Complementarity of conventional and molecular methods in the assessment of fungal contamination caused by Aspergillus fumigatus complex in one Portuguese composting plant

Ref ID: 19545


C Viegas1*, AQ Gomes1,2, R Sabino1,3

Author address:

1Environmental and Health RG, Lisbon School of Health Technology – Polytechnique Institute of Lisbon,
Lisbon, Portugal
2Institute of Molecular Medicine, Faculty of Medicine, University of Lisbon, Lisbon, Portugal
3Mycology Laboratory, Instituto Na

Full conference title:

6th Advances Against Aspergillosis 2014


This study intended to characterize fungal contamination in a totally indoor composting plant
located in Portugal. Besides conventional methods, molecular biology was also applied to overcome
eventual limitations.
Air and surfaces samples from one composting plant were collected through impaction and swab
methods, respectively. The analyzed places inside this plant were: maturation park, waste screw,
maintenance workshop, room process control, pre-treatment and centrifugues. After laboratory
processing and incubation of the collected samples, quantitative and qualitative results were obtained,
with identification of the isolated fungal species. For molecular analysis, air samples of 250L were
also collected from the same sampling sites using the impinger method. Molecular detection of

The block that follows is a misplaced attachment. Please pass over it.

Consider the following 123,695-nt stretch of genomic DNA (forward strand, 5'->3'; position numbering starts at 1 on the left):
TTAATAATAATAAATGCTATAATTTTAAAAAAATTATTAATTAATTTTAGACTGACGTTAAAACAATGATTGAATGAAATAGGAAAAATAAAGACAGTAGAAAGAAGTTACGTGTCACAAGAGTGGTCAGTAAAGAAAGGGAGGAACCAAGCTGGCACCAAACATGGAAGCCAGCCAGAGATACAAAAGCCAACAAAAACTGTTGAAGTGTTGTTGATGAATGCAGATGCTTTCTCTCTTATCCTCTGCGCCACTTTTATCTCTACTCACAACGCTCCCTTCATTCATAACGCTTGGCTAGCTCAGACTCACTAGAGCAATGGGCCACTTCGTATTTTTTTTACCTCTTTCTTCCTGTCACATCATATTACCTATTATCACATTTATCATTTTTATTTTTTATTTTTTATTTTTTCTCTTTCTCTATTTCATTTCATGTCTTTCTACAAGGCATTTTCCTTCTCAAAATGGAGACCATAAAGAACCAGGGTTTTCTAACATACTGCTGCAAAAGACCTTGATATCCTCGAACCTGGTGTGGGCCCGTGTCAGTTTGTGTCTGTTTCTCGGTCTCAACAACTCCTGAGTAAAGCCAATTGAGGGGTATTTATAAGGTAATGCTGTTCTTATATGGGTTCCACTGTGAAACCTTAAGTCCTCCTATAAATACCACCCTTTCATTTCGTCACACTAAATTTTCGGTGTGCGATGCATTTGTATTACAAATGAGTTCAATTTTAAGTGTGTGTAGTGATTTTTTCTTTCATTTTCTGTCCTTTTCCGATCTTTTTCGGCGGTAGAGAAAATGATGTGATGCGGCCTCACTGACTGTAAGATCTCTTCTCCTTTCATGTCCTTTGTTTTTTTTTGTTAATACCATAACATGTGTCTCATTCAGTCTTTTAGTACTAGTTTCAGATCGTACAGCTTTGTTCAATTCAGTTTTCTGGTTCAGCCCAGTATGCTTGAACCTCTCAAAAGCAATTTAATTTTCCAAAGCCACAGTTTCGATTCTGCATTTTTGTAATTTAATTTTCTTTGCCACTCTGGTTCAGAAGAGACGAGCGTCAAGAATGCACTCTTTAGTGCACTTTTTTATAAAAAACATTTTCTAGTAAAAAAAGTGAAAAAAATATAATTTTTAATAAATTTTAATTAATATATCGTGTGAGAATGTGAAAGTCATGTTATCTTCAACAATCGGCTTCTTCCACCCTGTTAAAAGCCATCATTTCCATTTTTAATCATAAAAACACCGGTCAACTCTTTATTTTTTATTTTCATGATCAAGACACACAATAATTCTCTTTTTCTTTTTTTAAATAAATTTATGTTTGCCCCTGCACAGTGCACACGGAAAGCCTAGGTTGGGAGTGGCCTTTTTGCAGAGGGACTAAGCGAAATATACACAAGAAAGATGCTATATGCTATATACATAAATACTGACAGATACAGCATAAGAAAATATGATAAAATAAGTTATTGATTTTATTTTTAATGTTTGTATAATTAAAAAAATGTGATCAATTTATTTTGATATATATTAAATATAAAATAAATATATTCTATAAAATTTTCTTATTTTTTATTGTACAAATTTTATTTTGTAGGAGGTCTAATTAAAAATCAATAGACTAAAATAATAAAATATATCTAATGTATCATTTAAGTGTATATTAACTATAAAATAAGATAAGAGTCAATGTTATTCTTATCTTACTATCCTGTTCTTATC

Aspergillus fumigatus-complex was achieved by Real Time PCR (RT-PCR).
Nine different species of filamentous fungi were identified in air samples with a total of 982 isolates.
Aspergillus genus showed the highest prevalence (90.6%) of isolates. The complexes Nigri (32.6%),
Fumigati (26.5%) and Flavi (16.3%) were the most prevalent fungi in air sampling. Four different
species were isolated in surfaces samples with a total of 1810000 isolates. Aspergillus genus also
showed the highest prevalence (60.8%). Mucor sp. (39.2%), and the Aspergillus complexes Nigri
(30.9%) and Fumigati (28.7%) were the most frequently found. Regarding the results obtained from
molecular methods, A. fumigatus complex was detected in one more sampling site (maintenance
workshop) than using conventional methods, and was also detected in the air samples from two
sampling sites that were not isolated with conventional methods (maturation park and room process
The complementarity of conventional and molecular methodologies was corroborated in this study,
since it was possible to achieve to a more realistic scenario regarding A. fumigatus complex exposure
assessment by the use of both methods. The results obtained highlight the need to apply conventional
and molecular methods to assess occupational fungal exposure in highly contaminated settings.

Abstract Number: 72

Conference Year: 2014

Link to conference website:

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